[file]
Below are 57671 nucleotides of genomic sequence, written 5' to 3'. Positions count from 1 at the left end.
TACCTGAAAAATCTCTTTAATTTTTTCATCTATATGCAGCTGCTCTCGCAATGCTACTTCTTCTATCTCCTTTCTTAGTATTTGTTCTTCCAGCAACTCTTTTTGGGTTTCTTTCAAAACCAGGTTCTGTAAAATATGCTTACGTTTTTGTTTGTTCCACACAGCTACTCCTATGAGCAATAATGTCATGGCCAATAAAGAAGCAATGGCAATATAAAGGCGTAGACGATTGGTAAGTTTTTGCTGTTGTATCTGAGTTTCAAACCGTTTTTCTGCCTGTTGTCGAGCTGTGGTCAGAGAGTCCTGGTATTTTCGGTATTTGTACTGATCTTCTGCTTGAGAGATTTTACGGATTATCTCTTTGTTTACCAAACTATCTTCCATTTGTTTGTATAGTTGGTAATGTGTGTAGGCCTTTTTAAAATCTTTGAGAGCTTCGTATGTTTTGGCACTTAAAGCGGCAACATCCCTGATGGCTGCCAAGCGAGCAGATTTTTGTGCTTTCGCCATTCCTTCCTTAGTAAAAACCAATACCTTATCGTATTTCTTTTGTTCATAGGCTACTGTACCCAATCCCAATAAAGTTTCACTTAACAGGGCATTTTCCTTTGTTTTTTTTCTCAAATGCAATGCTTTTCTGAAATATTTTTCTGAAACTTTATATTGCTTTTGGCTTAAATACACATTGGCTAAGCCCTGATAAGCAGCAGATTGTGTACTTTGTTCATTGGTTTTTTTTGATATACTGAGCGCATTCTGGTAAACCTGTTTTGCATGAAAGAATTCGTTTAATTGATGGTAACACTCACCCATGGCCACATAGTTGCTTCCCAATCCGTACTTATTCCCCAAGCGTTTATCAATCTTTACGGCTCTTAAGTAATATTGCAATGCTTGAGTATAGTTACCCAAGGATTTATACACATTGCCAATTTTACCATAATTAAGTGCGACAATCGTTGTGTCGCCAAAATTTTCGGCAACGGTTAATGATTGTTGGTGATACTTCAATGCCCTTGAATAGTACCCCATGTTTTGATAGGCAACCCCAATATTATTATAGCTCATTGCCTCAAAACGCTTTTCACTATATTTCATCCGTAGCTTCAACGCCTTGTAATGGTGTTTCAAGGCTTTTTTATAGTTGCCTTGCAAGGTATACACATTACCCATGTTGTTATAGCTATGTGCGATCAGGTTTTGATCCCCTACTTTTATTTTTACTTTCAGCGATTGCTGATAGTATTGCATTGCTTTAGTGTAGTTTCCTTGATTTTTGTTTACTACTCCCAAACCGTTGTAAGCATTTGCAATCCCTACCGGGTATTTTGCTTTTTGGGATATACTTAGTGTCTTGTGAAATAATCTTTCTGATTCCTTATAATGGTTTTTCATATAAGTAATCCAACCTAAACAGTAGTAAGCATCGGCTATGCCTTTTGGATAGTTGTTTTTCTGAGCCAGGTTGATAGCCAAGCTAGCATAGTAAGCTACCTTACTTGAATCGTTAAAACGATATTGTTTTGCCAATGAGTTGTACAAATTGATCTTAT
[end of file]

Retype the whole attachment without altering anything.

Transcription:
Below are 57671 nucleotides of genomic sequence, written 5' to 3'. Positions count from 1 at the left end.
TACCTGAAAAATCTCTTTAATTTTTTCATCTATATGCAGCTGCTCTCGCAATGCTACTTCTTCTATCTCCTTTCTTAGTATTTGTTCTTCCAGCAACTCTTTTTGGGTTTCTTTCAAAACCAGGTTCTGTAAAATATGCTTACGTTTTTGTTTGTTCCACACAGCTACTCCTATGAGCAATAATGTCATGGCCAATAAAGAAGCAATGGCAATATAAAGGCGTAGACGATTGGTAAGTTTTTGCTGTTGTATCTGAGTTTCAAACCGTTTTTCTGCCTGTTGTCGAGCTGTGGTCAGAGAGTCCTGGTATTTTCGGTATTTGTACTGATCTTCTGCTTGAGAGATTTTACGGATTATCTCTTTGTTTACCAAACTATCTTCCATTTGTTTGTATAGTTGGTAATGTGTGTAGGCCTTTTTAAAATCTTTGAGAGCTTCGTATGTTTTGGCACTTAAAGCGGCAACATCCCTGATGGCTGCCAAGCGAGCAGATTTTTGTGCTTTCGCCATTCCTTCCTTAGTAAAAACCAATACCTTATCGTATTTCTTTTGTTCATAGGCTACTGTACCCAATCCCAATAAAGTTTCACTTAACAGGGCATTTTCCTTTGTTTTTTTTCTCAAATGCAATGCTTTTCTGAAATATTTTTCTGAAACTTTATATTGCTTTTGGCTTAAATACACATTGGCTAAGCCCTGATAAGCAGCAGATTGTGTACTTTGTTCATTGGTTTTTTTTGATATACTGAGCGCATTCTGGTAAACCTGTTTTGCATGAAAGAATTCGTTTAATTGATGGTAACACTCACCCATGGCCACATAGTTGCTTCCCAATCCGTACTTATTCCCCAAGCGTTTATCAATCTTTACGGCTCTTAAGTAATATTGCAATGCTTGAGTATAGTTACCCAAGGATTTATACACATTGCCAATTTTACCATAATTAAGTGCGACAATCGTTGTGTCGCCAAAATTTTCGGCAACGGTTAATGATTGTTGGTGATACTTCAATGCCCTTGAATAGTACCCCATGTTTTGATAGGCAACCCCAATATTATTATAGCTCATTGCCTCAAAACGCTTTTCACTATATTTCATCCGTAGCTTCAACGCCTTGTAATGGTGTTTCAAGGCTTTTTTATAGTTGCCTTGCAAGGTATACACATTACCCATGTTGTTATAGCTATGTGCGATCAGGTTTTGATCCCCTACTTTTATTTTTACTTTCAGCGATTGCTGATAGTATTGCATTGCTTTAGTGTAGTTTCCTTGATTTTTGTTTACTACTCCCAAACCGTTGTAAGCATTTGCAATCCCTACCGGGTATTTTGCTTTTTGGGATATACTTAGTGTCTTGTGAAATAATCTTTCTGATTCCTTATAATGGTTTTTCATATAAGTAATCCAACCTAAACAGTAGTAAGCATCGGCTATGCCTTTTGGATAGTTGTTTTTCTGAGCCAGGTTGATAGCCAAGCTAGCATAGTAAGCTACCTTACTTGAATCGTTAAAACGATATTGTTTTGCCAATGAGTTGTACAAATTGATCTTAT